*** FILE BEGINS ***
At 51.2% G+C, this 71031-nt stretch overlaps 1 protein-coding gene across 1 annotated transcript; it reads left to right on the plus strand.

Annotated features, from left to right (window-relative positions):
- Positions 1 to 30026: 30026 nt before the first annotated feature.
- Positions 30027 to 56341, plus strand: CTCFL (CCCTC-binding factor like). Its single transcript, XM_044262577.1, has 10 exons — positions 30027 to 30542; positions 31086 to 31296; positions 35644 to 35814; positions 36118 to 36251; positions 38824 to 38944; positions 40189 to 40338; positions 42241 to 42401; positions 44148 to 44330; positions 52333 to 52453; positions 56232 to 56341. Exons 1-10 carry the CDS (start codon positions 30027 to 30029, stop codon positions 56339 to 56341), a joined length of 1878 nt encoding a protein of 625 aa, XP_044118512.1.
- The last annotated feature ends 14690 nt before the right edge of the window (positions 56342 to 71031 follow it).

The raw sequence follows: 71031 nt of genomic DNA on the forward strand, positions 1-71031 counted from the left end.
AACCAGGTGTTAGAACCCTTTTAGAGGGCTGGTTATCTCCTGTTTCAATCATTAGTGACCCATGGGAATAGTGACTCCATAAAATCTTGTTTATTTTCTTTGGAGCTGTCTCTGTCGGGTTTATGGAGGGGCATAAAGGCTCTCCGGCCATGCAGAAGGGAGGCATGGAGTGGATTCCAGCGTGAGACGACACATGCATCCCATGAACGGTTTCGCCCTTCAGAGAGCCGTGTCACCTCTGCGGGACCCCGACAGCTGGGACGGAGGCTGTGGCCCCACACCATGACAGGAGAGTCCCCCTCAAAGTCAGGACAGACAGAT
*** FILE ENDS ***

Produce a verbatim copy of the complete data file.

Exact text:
At 51.2% G+C, this 71031-nt stretch overlaps 1 protein-coding gene across 1 annotated transcript; it reads left to right on the plus strand.

Annotated features, from left to right (window-relative positions):
- Positions 1 to 30026: 30026 nt before the first annotated feature.
- Positions 30027 to 56341, plus strand: CTCFL (CCCTC-binding factor like). Its single transcript, XM_044262577.1, has 10 exons — positions 30027 to 30542; positions 31086 to 31296; positions 35644 to 35814; positions 36118 to 36251; positions 38824 to 38944; positions 40189 to 40338; positions 42241 to 42401; positions 44148 to 44330; positions 52333 to 52453; positions 56232 to 56341. Exons 1-10 carry the CDS (start codon positions 30027 to 30029, stop codon positions 56339 to 56341), a joined length of 1878 nt encoding a protein of 625 aa, XP_044118512.1.
- The last annotated feature ends 14690 nt before the right edge of the window (positions 56342 to 71031 follow it).

The raw sequence follows: 71031 nt of genomic DNA on the forward strand, positions 1-71031 counted from the left end.
AACCAGGTGTTAGAACCCTTTTAGAGGGCTGGTTATCTCCTGTTTCAATCATTAGTGACCCATGGGAATAGTGACTCCATAAAATCTTGTTTATTTTCTTTGGAGCTGTCTCTGTCGGGTTTATGGAGGGGCATAAAGGCTCTCCGGCCATGCAGAAGGGAGGCATGGAGTGGATTCCAGCGTGAGACGACACATGCATCCCATGAACGGTTTCGCCCTTCAGAGAGCCGTGTCACCTCTGCGGGACCCCGACAGCTGGGACGGAGGCTGTGGCCCCACACCATGACAGGAGAGTCCCCCTCAAAGTCAGGACAGACAGAT